And that noticing raises an important question: what are the <Logs> and who generates them?

Well, turns out it’s really easy to generate logs. You can use the System.Diagnostics.TraceListener to collect logs you generate in code.

For that to work, you need either some code or some configuration in your role.dll.config or app.config that creates the Azure Diagnostics TraceListener and adds it to the trace listener collection.

< system.diagnostics>
  <trace autoflush="true">
    <listeners>
      <add type="Microsoft.WindowsAzure.Diagnostics.DiagnosticMonitorTraceListener, Microsoft.WindowsAzure.Diagnostics, Version=2.2.0.0, Culture=neutral, PublicKeyToken=31bf3856ad364e35" name="AzureDiagnostics">
        <filter type="" />
      </add>
    </listeners>
  </trace>
< /system.diagnostics>

(Note that it’s using the Version 2.2.0.0 assembly because that’s the version of the Azure SDK we’re using to build and deploy the cloud service project, and so we can expect that is the right assembly version for what’s installed on the machine.)

OK, so that’s Logs.
So Azure Diagnostics trace listener is going to collect all your logs and performance counters and… do what with them?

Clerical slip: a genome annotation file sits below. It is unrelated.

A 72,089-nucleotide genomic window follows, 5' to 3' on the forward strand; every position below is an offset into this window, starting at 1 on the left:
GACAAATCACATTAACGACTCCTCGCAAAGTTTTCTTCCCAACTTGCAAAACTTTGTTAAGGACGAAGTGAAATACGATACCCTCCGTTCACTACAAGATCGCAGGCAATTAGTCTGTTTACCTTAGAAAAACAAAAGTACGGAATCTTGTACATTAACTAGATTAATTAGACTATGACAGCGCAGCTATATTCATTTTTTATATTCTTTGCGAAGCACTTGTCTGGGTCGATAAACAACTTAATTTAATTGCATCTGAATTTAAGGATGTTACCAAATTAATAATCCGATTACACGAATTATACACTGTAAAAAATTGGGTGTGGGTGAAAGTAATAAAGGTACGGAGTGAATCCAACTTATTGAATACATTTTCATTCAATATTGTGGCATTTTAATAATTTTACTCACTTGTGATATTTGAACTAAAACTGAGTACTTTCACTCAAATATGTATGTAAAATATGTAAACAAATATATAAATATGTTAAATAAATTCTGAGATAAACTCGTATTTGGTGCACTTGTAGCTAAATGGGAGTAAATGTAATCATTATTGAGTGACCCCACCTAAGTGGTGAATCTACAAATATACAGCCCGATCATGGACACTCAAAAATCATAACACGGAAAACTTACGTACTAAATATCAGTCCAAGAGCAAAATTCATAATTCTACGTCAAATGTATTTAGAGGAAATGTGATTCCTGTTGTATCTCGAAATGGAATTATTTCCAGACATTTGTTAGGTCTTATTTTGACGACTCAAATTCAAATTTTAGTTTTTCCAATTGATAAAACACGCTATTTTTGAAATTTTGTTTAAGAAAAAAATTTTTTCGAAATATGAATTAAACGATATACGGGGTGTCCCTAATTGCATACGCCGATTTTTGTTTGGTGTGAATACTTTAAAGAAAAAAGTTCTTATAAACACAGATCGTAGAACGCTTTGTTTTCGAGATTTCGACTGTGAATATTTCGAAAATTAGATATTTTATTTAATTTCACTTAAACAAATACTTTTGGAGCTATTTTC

So you knew the answer to that right? It’s going to (eventually) shove them Azure Tables.

The table names are governed by convention, and I don’t know a way to reconfigure them. Which annoys me. But anyway, let’s accept that as a given for now. They are:

-WADLogsTable
-WADPerformanceCountersTable

You don’t need to do anything to create these tables, they will be automatically created in your storage account for you once your diagnostics are running.

See I’m jumping ahead. Because we’re now done configuring, you want to deploy your role and run it, right? So what actually happens then?

1) Azure runtime starts up the diagnostics agent plugin. Result of this is that DiagnosticsAgent.exe is launched, and it receives the diagnostics storage account info and .wadcfg that you configured as its initial configuration.
2) DiagnosticsAgent.exe sets up ‘configuration polling’ which monitors something for configuration changes. More about something later.